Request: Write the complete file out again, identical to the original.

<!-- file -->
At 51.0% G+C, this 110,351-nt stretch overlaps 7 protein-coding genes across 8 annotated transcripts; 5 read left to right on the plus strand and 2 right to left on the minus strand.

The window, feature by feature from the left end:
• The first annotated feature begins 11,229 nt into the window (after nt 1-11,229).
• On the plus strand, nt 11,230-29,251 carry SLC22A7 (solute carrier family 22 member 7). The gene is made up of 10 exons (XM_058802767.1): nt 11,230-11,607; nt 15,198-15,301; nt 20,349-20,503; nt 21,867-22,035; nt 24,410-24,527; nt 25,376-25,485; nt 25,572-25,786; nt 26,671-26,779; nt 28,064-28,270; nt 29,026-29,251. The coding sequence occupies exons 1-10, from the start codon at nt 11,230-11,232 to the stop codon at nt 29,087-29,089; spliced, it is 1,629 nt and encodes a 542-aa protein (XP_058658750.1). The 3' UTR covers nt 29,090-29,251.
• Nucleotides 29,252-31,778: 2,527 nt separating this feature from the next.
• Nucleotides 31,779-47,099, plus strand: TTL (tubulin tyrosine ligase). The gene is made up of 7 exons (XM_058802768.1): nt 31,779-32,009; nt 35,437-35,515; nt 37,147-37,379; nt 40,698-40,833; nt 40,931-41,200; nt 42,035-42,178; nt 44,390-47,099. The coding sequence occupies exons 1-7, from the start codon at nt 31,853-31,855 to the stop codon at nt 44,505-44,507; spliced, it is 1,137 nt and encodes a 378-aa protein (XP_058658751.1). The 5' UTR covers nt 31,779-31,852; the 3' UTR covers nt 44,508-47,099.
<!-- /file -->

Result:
At 51.0% G+C, this 110,351-nt stretch overlaps 7 protein-coding genes across 8 annotated transcripts; 5 read left to right on the plus strand and 2 right to left on the minus strand.

The window, feature by feature from the left end:
• The first annotated feature begins 11,229 nt into the window (after nt 1-11,229).
• On the plus strand, nt 11,230-29,251 carry SLC22A7 (solute carrier family 22 member 7). The gene is made up of 10 exons (XM_058802767.1): nt 11,230-11,607; nt 15,198-15,301; nt 20,349-20,503; nt 21,867-22,035; nt 24,410-24,527; nt 25,376-25,485; nt 25,572-25,786; nt 26,671-26,779; nt 28,064-28,270; nt 29,026-29,251. The coding sequence occupies exons 1-10, from the start codon at nt 11,230-11,232 to the stop codon at nt 29,087-29,089; spliced, it is 1,629 nt and encodes a 542-aa protein (XP_058658750.1). The 3' UTR covers nt 29,090-29,251.
• Nucleotides 29,252-31,778: 2,527 nt separating this feature from the next.
• Nucleotides 31,779-47,099, plus strand: TTL (tubulin tyrosine ligase). The gene is made up of 7 exons (XM_058802768.1): nt 31,779-32,009; nt 35,437-35,515; nt 37,147-37,379; nt 40,698-40,833; nt 40,931-41,200; nt 42,035-42,178; nt 44,390-47,099. The coding sequence occupies exons 1-7, from the start codon at nt 31,853-31,855 to the stop codon at nt 44,505-44,507; spliced, it is 1,137 nt and encodes a 378-aa protein (XP_058658751.1). The 5' UTR covers nt 31,779-31,852; the 3' UTR covers nt 44,508-47,099.